Insider's Guide to Applying to Private School

Posted by Andrew Weller, Dean of Enrollment and Strategic Marketing on Sep 16, 2020 12:27:00 PM
Andrew Weller, Dean of Enrollment and Strategic Marketing

Starting the process early will make the experience easier.

Applying to private school can be a daunting process and one that requires significant time and energy from a family.  While this may not be the most encouraging opening thought, if embraced, it will actually make the process much less daunting.  

Let’s start with time.  You wouldn’t wait until senior year to begin family discussions about where your child should go to college.  Likewise, you shouldn’t wait until September to begin discussions of where you child should go to school next September.  Unless a family is unexpectedly relocating and must scramble to find schooling for their children, giving yourself at least 18 months to go through this process will make the entire experience more sane and less daunting.  A good marker is to start after the new year and the holidays are behind you; that is, January 18 months ahead, not nine!

SSSAS-Admissions-2019-final (1)

The next preparation is to embrace and acknowledge the energy this will take.  Finding and applying to private school is a lot of work and it takes energy to manage the process, sift through all the noise, do the research, attend the events and meetings, and focus on the important discussions your family will need to have along the way.  And all that increase exponentially once your family and friends know you have entered this process: their endless contributions, opinions, expectations and experiences can be a drain on the energy you are putting into the process.

Researching a private school

Once you’ve made the family commitment to the time and energy needed, the next hurdle that makes this all seem daunting again is all the choices you will have (including still choosing the free, public school nearby).  How does one begin to know and understand all the choices and make sense of them? Well, the first step is not to know and understand all the choices. The first step is to know and understand your family and your child.

Think of finding a school for your child like matchmaking.  If you don’t know yourself first, if you don’t know your own values, priorities and preferences, how are you ever going to find a life partner?  Similarly, you need to invest the time in not just knowing and understanding your child and your family, but really articulating it. No school is going to be perfect so before you even begin considering schools, ask yourself the hard questions and struggle with determining your priorities.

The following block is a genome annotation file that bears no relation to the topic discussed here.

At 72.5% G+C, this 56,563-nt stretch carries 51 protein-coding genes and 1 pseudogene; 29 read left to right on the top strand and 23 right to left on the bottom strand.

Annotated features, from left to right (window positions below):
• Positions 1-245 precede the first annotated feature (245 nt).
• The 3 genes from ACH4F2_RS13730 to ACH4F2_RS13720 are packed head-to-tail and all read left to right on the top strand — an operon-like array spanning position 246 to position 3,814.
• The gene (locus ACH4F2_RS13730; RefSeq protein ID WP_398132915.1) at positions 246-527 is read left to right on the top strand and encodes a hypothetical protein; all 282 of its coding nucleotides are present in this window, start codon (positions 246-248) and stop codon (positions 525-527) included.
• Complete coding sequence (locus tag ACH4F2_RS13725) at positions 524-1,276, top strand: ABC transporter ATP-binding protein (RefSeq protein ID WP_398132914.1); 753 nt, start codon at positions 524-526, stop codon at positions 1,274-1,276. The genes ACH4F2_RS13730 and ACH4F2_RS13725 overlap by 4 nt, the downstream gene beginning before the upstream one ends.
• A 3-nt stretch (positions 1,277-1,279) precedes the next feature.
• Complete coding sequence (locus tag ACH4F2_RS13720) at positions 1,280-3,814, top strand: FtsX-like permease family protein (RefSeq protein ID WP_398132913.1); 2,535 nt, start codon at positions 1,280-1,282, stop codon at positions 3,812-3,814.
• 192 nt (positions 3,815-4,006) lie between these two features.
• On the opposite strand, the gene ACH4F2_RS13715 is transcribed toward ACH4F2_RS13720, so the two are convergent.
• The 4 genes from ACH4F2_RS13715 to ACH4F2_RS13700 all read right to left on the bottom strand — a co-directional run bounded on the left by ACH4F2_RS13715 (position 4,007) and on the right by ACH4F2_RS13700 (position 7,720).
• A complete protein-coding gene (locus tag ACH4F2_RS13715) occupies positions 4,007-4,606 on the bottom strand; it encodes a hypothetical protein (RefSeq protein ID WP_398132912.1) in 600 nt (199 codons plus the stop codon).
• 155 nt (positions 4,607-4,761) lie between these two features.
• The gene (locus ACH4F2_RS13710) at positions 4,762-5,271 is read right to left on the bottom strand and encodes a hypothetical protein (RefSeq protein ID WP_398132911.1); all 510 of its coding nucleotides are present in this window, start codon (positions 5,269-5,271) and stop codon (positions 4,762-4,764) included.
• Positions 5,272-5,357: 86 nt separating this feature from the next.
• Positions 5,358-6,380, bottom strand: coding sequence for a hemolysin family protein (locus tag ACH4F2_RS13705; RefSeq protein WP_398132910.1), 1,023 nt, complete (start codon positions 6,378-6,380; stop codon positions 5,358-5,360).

• What are our family values?  What school will mirror and further those values and not be counter to them?  Is a faith-based education important to us?choosing a religious school
  • What do we as parents want for our child’s education?  Should it be rigorous, competitive, joyful, traditional, progressive, etc.? In what environment do we see our child thriving?
  • How much are we willing to spend?  How much can we afford to spend? Are we willing to make sacrifices and compromises in our current budget and lifestyle to afford tuition?
  • Our child will spend much of their waking time at school.  What kind of adults and educators do we want as partners in raising our child and in our child’s education?  Who do we trust with our child?

Once you’ve wrestled with the big questions and made difficult choices about what things you are willing to give up in order to secure the things you aren’t willing to give up, then you can begin the process of investigating your options.  But once you begin that investigation, it can get daunting again as you’re bombarded with information, opinions and ideas from other parents and relatives, websites and blogs, charming admissions directors, rumors, and the media.

The best advice for navigating this process?  Invest significantly in the process of answering the big questions and setting the priorities for your child and your family and then stick to your guns!  You’re not looking for the best school. You’re looking for the best school for your child and family.  Don’t let anyone else define ‘best’ for you.

Topics: Insider, School search, become ready, Looking at private schools, choosing a school

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